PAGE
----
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How Ricky Ponting's selflessness sparked a T20 revolution

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Roar Guru
1st September, 2020

When India’s richest man, Mukesh Ambani, bought the Mumbai Indians before the inauguration of the IPL in 2008, there were high expectations. But money doesn’t always translate to success.

In the first two seasons, Mumbai failed to qualify for the semi-finals and fell at the final hurdle to rivals Chennai Super Kings in the 2010 final.

By the end of 2012, the city that had produced so many cricketing superstars failed to win a tournament.

In the 2013 edition, the Indians went after Aussies during the auction, signing Glenn Maxwell, Nathan Coulter-Nile, Phillip Hughes and the legend that is Ricky Ponting.

Named as captain, Ponting was slotted into the playing XI as one of the four overseas players. However, scoring a mere 52 runs at an average of 10.4 and a strike rate below 70, Ponting found himself woefully out of form.

While Mumbai were in a decent spot after six games, with three wins and three losses, Ponting was likely to be dropped – and Ponting does get dropped.


So the former Aussie skipper dropped himself, rather than the Mumbai management taking the decision.

With Sachin Tendulkar, Harbhajan Singh and Kieron Pollard in the team, surely one would become the new skipper, right? Wrong.

Ponting called in Rohit Sharma and boy would this decision pay off!

Under Sharma’s captaincy, Mumbai went on a five-match unbeaten streak, finishing in the top two of the group stages. From there, the franchise won their maiden IPL title, defeating Chennai by 23 runs.

Come 2020, Mumbai are defending champions for the fourth time – no other franchise has won as many tournaments.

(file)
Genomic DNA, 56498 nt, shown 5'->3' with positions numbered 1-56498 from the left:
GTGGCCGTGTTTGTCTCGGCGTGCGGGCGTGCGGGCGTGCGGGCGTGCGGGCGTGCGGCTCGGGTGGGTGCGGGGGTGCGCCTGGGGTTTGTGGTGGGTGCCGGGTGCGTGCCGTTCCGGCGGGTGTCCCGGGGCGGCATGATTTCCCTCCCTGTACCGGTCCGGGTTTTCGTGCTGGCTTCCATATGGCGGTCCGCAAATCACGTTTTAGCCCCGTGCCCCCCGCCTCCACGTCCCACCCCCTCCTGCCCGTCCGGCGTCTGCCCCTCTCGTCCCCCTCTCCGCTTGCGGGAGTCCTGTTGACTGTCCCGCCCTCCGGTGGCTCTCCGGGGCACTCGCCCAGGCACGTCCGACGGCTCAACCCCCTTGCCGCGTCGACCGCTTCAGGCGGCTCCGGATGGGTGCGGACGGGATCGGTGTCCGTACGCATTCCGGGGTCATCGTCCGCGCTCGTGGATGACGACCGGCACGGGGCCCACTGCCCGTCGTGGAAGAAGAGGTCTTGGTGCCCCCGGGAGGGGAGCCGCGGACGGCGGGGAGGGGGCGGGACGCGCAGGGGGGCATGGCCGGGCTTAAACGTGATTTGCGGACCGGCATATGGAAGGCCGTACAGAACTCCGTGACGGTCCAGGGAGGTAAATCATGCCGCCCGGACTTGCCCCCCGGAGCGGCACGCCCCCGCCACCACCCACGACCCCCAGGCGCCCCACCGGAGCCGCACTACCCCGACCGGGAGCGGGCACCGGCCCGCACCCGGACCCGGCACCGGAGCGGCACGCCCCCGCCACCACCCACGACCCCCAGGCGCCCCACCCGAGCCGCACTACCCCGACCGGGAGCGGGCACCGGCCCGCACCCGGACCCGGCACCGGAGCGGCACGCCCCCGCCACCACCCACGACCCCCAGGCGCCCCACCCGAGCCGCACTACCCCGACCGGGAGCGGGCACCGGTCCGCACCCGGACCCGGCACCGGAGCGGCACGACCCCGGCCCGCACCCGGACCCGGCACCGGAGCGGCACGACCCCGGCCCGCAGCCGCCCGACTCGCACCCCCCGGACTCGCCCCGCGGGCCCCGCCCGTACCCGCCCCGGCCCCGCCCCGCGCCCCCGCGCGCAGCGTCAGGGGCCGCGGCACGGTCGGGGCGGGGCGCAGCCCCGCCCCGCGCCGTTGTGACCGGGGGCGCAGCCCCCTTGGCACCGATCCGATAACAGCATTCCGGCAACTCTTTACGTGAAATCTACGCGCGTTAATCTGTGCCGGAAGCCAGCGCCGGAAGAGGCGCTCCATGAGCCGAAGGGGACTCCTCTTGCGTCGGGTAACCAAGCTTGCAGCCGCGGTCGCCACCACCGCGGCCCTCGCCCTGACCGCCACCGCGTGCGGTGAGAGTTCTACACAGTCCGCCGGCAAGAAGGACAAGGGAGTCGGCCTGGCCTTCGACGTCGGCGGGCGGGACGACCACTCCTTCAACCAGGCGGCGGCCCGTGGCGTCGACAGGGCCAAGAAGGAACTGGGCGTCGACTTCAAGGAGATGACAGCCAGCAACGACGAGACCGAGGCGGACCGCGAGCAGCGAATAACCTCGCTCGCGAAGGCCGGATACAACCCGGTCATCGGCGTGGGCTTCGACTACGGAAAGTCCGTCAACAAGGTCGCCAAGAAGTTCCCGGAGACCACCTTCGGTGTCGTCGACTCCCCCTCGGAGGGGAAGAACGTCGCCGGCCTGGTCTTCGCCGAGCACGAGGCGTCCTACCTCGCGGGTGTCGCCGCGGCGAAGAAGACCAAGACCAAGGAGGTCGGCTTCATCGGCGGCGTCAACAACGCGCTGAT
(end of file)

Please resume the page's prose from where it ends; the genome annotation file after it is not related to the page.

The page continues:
Ponting came back as head coach in 2015 and despite losing five of their six opening games, the Indians won nine of their next ten and secured their second title – Ponting becoming the second person after Darren Lehmann to win the IPL as a player and head coach.

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The side has kept a core group – including Sharma, Pollard, Jasprit Bumrah, Lasith Malinga and brothers Hardik and Krunal Pandya – for a long time, have a professional scouting system, and have some of the best coaches and mentors for each skill set.

But Ponting’s selflessness has played a vital part in this T20 revolution.

He could’ve remained as captain and played on for the cash, but he is a winner and so stayed out of the XI to be a part of a winning side.

The confidence he instilled in Sharma – who wasn’t an established player in any format at the time – shouldn’t be forgotten. Not only has Sharma captained Mumbai to four titles, the superstar has captained India to two championships (2018 Nidahas Trophy and 2018 Asia Cup) in Virat Kohli’s absence.

A lot of credit dates back to April 2013, when a man from Tasmania backed Rohit Sharma to lead the Mumbai Indians to glory.